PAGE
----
Now, having said that, I would guess that the majority of psychoanalysts do not share my understanding of psychoanalysis, to put it mildly. Most do not accommodate the vertical, but reduce it to the cramped dimensions of their psychoanalytic operating system. Freud, for example, was completely hostile to religion. He regarded it as an infantile drive to reunite with the mother in blissful oceanic oneness. Toward the end of his life, he posited a life instinct ("eros") and a death instinct ("thanatos"), and for Freud, the "religious drive" clearly fell into the latter category, since it represented a refusal of reality and a backward-looking impulse to dissolve the ego and fall back into the clutches of the Great Mother.
Now, there is no question that Freud was half right about this. Many people who are outwardly religious are quite obviously seeking infrarational regression and fusion, not post-egoic evolution and union. Not too long ago I saw a fine example of this (certain details have been changed), a remarkably narcissistic and hysterical man who believed himself to possess special spiritual gifts (no, not Petey). On the one hand, he had a split off sub-personality that had led a vaguely sociopathic life at the margins, but he identified with a grandiose part that had been anointed by God from childhood (as a magical compensation for obviously inadequate parents whom he protected from his rage through idealization).
In fact, I am sure that this man's spiritual grandiosity facilitated his rule-breaking, since he was "above the law" and was entitled to certain things because of his disappointing parents. He happened to be a minister in a highly emotionalized and "vital" denomination that allowed him to lose himself in his grandiosity, and to "perform" it for others. In so doing, he could have his grandiosity mirrored, and his flock "benefitted" by taking part in, and identifying with, his flamboyant grandiosity.
This seems to be a common pattern, both in certain Protestant denominations and certainly in the "new age" movement, which is pervaded by grandiose and narcissistic individuals who encourage identification with their grandiosity, such as the dreadful Tony Robbins. This infantile wish fulfillment is also the basis of "the Secret," which is one part spiritual truth to ninety-nine parts pernicious vacuity. There is a proper way to manifest reality through God's grace, but it will not be the reality the ego desires, nor will it be what one expected; and pain will be involved, which is one of the marks of authenticity. Its pathological variant involves the regression to infancy, when wishes could be seamlessly converted into their fulfillment in a pain-free way.
Now, when I mentioned to Dilys that I had been navigating around O with a different operating system, she dropped this cryptic nugget on me:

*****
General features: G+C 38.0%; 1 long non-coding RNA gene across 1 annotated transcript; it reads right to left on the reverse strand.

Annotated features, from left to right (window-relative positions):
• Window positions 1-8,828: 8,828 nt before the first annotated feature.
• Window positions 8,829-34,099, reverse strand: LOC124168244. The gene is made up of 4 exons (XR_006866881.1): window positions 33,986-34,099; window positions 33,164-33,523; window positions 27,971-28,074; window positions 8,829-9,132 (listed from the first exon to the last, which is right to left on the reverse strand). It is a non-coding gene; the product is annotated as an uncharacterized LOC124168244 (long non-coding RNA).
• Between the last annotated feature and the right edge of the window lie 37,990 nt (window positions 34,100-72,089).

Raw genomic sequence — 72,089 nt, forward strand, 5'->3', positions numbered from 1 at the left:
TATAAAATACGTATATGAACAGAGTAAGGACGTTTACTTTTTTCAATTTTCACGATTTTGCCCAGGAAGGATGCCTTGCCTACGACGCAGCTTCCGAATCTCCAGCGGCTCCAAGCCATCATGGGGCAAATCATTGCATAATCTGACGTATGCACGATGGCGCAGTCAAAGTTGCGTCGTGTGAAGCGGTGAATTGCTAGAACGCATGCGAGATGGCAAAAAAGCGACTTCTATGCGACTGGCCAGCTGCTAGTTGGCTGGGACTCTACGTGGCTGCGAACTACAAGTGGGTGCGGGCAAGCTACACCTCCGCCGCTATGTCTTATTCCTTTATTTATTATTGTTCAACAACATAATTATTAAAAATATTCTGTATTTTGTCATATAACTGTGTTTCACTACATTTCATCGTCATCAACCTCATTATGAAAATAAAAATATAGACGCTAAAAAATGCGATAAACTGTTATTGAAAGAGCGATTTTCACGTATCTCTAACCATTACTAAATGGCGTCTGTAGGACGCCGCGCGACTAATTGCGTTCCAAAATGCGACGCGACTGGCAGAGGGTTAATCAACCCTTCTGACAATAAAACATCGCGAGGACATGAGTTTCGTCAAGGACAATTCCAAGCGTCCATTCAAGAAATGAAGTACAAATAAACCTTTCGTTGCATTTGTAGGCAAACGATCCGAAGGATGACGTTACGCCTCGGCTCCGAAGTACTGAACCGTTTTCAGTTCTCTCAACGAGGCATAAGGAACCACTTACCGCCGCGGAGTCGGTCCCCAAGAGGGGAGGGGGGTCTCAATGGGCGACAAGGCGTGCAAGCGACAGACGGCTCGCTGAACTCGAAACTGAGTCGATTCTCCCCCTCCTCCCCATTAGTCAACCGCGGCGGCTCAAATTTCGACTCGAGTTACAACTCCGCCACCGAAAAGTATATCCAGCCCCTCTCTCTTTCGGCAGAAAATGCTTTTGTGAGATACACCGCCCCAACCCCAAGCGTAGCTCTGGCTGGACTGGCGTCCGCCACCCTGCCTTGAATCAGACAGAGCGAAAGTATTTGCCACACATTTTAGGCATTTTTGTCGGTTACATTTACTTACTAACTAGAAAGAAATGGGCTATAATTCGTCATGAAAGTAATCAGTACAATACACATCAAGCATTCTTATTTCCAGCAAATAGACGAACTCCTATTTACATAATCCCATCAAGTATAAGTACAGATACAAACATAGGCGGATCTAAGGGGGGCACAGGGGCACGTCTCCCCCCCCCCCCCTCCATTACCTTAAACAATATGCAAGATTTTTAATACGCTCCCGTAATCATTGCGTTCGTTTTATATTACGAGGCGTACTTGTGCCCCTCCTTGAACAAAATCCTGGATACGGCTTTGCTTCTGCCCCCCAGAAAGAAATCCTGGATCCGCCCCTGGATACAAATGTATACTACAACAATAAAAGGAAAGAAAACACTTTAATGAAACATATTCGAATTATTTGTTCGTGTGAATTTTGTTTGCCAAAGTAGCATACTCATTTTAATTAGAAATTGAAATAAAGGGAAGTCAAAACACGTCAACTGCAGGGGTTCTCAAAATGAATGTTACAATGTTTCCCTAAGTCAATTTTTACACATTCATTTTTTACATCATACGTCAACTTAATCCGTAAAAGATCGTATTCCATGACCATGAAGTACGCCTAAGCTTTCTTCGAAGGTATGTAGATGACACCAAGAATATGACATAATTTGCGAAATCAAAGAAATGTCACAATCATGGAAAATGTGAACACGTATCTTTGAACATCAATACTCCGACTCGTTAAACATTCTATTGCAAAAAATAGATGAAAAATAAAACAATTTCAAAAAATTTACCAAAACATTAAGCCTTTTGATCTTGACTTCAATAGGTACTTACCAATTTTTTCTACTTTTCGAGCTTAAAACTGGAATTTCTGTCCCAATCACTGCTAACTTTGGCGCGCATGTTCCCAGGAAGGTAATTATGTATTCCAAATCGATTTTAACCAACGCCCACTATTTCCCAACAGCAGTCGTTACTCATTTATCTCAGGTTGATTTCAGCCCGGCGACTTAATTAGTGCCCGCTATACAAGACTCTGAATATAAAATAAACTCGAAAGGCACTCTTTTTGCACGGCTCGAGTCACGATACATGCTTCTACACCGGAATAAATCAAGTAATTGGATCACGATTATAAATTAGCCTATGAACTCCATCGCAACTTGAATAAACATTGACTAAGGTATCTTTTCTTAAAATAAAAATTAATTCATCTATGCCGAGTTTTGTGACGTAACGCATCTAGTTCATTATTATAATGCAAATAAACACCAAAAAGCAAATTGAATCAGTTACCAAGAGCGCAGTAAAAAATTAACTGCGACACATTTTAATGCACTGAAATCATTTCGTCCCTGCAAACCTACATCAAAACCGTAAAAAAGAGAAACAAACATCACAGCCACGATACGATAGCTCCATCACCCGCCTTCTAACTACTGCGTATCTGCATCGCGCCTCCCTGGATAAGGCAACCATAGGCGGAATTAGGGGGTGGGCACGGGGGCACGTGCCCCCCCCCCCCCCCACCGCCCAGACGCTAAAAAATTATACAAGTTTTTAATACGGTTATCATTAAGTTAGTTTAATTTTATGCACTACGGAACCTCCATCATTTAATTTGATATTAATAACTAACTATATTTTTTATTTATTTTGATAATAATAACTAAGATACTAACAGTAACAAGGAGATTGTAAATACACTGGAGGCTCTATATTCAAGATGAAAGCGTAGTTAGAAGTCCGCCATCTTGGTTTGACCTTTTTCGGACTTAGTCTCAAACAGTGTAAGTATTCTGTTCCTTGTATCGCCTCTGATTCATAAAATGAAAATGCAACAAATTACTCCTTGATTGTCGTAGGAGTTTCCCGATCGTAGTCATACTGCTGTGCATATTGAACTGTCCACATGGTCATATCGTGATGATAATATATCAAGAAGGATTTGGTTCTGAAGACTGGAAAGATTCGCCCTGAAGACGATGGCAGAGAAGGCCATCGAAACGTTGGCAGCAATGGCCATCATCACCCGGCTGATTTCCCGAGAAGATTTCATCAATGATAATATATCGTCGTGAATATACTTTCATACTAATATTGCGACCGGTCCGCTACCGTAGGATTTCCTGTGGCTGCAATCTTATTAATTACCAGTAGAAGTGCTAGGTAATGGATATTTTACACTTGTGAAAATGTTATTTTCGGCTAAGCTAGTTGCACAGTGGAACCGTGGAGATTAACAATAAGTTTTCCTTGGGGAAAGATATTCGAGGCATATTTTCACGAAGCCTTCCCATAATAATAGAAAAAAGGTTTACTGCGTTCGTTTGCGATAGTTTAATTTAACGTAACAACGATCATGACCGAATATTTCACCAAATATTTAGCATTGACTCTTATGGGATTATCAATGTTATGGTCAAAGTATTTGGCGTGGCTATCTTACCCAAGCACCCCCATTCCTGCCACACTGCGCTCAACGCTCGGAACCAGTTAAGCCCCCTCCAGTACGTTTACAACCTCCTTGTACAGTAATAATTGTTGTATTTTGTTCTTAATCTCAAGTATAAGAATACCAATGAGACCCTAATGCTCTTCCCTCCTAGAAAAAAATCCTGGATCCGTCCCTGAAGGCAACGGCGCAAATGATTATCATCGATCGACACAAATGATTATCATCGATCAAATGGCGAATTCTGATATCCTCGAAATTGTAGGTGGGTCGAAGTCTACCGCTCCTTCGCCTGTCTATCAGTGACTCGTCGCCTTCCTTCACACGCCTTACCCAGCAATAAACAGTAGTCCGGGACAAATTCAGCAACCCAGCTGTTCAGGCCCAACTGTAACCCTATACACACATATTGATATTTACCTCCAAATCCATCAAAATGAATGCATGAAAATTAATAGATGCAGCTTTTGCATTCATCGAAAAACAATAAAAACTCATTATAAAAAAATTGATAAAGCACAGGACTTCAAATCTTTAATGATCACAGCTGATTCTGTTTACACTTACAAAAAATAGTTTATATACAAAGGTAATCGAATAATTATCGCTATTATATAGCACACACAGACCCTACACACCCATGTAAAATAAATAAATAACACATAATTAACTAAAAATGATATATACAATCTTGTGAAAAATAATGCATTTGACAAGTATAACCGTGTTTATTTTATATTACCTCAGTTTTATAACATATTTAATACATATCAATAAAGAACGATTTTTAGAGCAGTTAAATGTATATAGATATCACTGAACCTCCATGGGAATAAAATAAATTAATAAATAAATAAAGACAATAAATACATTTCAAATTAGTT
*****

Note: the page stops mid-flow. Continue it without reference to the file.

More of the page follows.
"Have you heard of the 'learned incapacity' idea, that proper execution of every calling requires the disabling of certain kinds of intelligence? For instance, I know a lot of people who are just too intelligent to be [certain professions], because there are some things one needs not to know in these roles, some mental and emotional strategies that must be disconnected. I imagine a certain incapacity for the numinous would be necessary in the psychoanalytic approach" (emphases mine).
I had never thought of it in exactly this way before, but this is truly a key idea, for it explains how every discipline inevitably takes on a cult-like quality. For example, although my graduate education is in psychoanalysis, and I was even accepted to a psychoanalytic institute, in the end I decided against continuing down that path, and this is why: there was something about a full immersion bobtism in its operating system that I knew would pose a barrier to another part of mybobself that was trying to ovolve and come into being.
For to submit to a discipline, whether it is psychoanalysis, science, law, or climate hysteria, is to begin to interpret the world in terms of that operating system, which only reinforces and reifies the system -- it creates the mental food it eats and digests, making the system grow up big and strong. It is something that cannot be helped. It is why these naively matter-worshiping muddlebrow jerktivists such as Sam Harris and Daniel Dennett believe what they believe: they must believe what they do, given the constraints placed upon them by their scientistic operating system. As the law of Dilys implies, they have disabled certain kinds of intelligence, but call it intelligence; and they must not know many things in order to possess a certain kind of limited knowledge.
As I have mentioned before, one of the great shocks of my life has been the unending discovery of how fruitful the traditionally religious operating systems are for novelgaiting around O. Some 600 posts later, it continues to be an endlessly generative surprise for me. I don't know where it comes from -- well, I suppose I do, in the sense that it comes from O -- but I do know that it would be inaccessible without the proper operating system. These bonehead atheists are simply salesmen who want us to trade down our state-of-the-art operating systems for their archaic old version. No thanks. No Coon in his right cap is gonna work for Maggie's farm no more:
Well, I try my best
To be just like I am,
But everybody wants you
To be just like them.
They sing while you slave and I just get bored.
I ain't gonna work on Maggie's farm no more. --Bob Dylan